The Beat Creative Director and illustrator, Greg Chinn of The Local Brand Co.
This week, our friend photographer and designer Karl Heine gives us another look through his perceptive lens with photos of spaces in decay. These glimpses of abandoned buildings in Connecticut, Florida and New York conjure complicated emotions — melancholy, joy, curiosity… Take a look, and see where they take you.
Vines of Blue
Abandoned RC Cola Factory, Wynwood, Miami, FL
Karl has been photographing this environment over a 12-year period, and it has evolved many times, including an international crowd of graffiti artists and local talent known for their elaborate lettering and freestyle murals. Today, it’s known as an urban arts complex.
Abandoned Remington Arms Factory, Bridgeport, CT
The enamel metal sign only tells part of the story. This Remington factory produced consumer products, small appliances, firearms, weapons and explosives over its lifespan from the 1860s to 1987. Remington then moved production to Arkansas.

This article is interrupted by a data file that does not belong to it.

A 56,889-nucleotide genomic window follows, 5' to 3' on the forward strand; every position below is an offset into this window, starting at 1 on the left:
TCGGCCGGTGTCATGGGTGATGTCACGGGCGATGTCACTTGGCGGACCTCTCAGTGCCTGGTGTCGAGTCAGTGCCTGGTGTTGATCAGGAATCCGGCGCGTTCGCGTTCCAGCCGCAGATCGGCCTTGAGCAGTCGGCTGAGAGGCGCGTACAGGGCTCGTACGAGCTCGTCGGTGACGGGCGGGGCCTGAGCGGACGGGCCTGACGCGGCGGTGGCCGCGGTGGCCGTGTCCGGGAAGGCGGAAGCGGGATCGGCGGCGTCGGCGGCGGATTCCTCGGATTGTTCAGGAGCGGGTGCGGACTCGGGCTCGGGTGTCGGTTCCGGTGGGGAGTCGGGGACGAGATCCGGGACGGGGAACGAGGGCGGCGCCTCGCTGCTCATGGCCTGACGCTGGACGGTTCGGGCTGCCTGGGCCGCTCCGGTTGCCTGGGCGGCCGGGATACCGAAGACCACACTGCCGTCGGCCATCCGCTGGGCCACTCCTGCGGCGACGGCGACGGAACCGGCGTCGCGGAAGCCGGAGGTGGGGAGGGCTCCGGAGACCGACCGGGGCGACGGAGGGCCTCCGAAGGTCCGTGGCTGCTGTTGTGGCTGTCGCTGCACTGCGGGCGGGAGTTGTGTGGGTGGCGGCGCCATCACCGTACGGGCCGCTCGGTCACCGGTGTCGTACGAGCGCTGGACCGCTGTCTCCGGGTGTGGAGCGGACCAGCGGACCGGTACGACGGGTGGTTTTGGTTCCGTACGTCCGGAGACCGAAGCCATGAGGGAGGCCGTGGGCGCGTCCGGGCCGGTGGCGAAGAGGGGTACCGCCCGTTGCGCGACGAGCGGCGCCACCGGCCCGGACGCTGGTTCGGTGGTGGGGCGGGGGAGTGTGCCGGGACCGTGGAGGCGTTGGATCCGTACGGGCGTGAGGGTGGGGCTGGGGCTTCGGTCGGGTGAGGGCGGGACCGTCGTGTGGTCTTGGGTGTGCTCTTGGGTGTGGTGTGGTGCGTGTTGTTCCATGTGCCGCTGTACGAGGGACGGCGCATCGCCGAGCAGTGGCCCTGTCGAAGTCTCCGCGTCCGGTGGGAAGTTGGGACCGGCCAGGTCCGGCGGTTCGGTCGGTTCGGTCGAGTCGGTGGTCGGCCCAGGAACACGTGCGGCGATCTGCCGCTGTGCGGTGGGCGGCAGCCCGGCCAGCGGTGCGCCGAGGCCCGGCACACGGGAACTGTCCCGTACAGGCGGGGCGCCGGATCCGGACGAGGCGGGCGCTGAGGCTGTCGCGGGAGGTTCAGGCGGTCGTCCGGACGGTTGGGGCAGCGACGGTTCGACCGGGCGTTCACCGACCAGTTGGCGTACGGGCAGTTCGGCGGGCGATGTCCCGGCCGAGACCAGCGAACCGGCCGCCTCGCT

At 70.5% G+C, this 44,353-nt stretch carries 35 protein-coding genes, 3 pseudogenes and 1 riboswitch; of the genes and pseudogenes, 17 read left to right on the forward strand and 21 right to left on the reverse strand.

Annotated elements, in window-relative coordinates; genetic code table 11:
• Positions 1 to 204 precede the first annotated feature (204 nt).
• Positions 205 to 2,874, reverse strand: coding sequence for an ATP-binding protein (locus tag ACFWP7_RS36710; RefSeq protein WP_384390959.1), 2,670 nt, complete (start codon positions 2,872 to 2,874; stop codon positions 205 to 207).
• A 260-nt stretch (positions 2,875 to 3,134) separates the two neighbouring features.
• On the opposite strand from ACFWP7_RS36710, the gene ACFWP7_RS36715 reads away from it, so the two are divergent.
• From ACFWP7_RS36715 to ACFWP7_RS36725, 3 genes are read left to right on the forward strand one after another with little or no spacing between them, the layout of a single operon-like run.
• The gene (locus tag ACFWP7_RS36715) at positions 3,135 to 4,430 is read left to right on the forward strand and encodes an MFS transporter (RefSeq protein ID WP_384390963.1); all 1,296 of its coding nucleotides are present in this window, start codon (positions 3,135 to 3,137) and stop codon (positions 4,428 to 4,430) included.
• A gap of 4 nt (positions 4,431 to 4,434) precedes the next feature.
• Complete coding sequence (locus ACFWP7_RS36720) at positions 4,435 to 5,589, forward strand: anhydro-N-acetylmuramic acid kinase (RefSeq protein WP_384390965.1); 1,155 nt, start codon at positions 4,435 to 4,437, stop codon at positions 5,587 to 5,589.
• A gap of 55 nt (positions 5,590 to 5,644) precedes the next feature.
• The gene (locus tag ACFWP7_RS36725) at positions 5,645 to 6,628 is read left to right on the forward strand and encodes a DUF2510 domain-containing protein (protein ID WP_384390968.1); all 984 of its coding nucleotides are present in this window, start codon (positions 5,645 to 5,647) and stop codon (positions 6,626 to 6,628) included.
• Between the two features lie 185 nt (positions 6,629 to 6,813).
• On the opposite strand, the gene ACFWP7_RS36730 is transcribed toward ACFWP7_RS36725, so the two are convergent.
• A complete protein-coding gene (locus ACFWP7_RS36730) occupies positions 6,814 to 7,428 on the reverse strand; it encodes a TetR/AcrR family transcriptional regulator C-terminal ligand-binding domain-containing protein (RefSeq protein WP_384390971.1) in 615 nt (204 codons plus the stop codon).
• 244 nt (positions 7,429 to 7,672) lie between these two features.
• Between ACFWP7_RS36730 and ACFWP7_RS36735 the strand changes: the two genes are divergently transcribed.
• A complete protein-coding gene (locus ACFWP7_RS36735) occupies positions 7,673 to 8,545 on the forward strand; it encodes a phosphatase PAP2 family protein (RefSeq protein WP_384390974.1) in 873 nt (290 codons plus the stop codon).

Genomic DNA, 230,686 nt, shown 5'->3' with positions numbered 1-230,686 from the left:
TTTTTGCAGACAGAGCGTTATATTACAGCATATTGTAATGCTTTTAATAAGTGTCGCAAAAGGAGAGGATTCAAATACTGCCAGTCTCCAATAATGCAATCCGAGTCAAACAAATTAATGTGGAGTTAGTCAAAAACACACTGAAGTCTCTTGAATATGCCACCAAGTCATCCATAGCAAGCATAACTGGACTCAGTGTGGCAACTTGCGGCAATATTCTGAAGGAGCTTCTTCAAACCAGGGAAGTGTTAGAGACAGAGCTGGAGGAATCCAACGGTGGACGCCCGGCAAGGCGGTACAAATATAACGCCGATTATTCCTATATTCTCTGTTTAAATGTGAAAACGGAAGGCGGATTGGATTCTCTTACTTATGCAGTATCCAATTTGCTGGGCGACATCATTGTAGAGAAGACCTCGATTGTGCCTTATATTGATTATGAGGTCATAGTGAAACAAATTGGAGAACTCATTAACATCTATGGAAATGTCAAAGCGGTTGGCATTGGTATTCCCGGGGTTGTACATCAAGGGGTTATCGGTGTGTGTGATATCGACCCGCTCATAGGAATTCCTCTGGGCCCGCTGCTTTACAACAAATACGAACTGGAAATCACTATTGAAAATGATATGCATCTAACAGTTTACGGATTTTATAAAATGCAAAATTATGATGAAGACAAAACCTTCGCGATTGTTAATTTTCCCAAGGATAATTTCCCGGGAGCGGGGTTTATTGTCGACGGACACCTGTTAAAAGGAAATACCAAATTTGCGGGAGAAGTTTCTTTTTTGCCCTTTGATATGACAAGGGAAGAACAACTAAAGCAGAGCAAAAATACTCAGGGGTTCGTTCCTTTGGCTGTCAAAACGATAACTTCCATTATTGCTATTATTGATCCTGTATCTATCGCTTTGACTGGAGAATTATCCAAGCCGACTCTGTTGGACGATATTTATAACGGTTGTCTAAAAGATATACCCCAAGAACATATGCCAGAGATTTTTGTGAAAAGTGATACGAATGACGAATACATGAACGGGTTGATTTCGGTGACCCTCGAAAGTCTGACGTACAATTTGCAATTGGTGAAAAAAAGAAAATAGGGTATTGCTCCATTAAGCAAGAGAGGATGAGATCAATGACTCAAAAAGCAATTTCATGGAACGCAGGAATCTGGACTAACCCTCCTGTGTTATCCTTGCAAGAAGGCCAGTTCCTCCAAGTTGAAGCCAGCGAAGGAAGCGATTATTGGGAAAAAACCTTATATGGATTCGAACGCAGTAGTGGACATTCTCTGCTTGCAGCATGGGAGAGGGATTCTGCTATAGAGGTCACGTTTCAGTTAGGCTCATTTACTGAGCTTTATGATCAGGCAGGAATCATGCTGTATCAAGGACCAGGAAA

Here, Karl gives us another view of the graffiti space in Miami. A tree grows in a doorway, its roots decorated by passing artists. Nature reclaims human space, humans linger, but give nature its space.
Abandoned Shed, Hudson, NY
Made increasingly artful by time, this weathered door gives us the elements of a good mystery. Rather than a name or street number on a door, we’re given a phone number. Do we call for entry, rather than knocking? It’s like the setup for a Haruki Murakami story. The peel-and-stick numbers, in alternating black and white, take on an Alice in Wonderland quality, and we wouldn’t recommend touching the exposed wires … just in case.